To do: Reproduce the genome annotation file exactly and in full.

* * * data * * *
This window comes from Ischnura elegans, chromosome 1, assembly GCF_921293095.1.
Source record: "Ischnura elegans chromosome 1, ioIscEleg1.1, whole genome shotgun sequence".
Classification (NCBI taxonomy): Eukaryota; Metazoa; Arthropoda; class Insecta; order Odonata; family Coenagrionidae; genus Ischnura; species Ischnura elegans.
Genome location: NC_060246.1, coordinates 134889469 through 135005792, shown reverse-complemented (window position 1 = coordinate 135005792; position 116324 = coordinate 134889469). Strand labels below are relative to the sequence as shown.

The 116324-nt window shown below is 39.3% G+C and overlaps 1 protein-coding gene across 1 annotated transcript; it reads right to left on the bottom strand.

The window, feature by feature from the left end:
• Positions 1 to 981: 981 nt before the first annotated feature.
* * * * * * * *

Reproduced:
This window comes from Ischnura elegans, chromosome 1, assembly GCF_921293095.1.
Source record: "Ischnura elegans chromosome 1, ioIscEleg1.1, whole genome shotgun sequence".
Classification (NCBI taxonomy): Eukaryota; Metazoa; Arthropoda; class Insecta; order Odonata; family Coenagrionidae; genus Ischnura; species Ischnura elegans.
Genome location: NC_060246.1, coordinates 134889469 through 135005792, shown reverse-complemented (window position 1 = coordinate 135005792; position 116324 = coordinate 134889469). Strand labels below are relative to the sequence as shown.

The 116324-nt window shown below is 39.3% G+C and overlaps 1 protein-coding gene across 1 annotated transcript; it reads right to left on the bottom strand.

The window, feature by feature from the left end:
• Positions 1 to 981: 981 nt before the first annotated feature.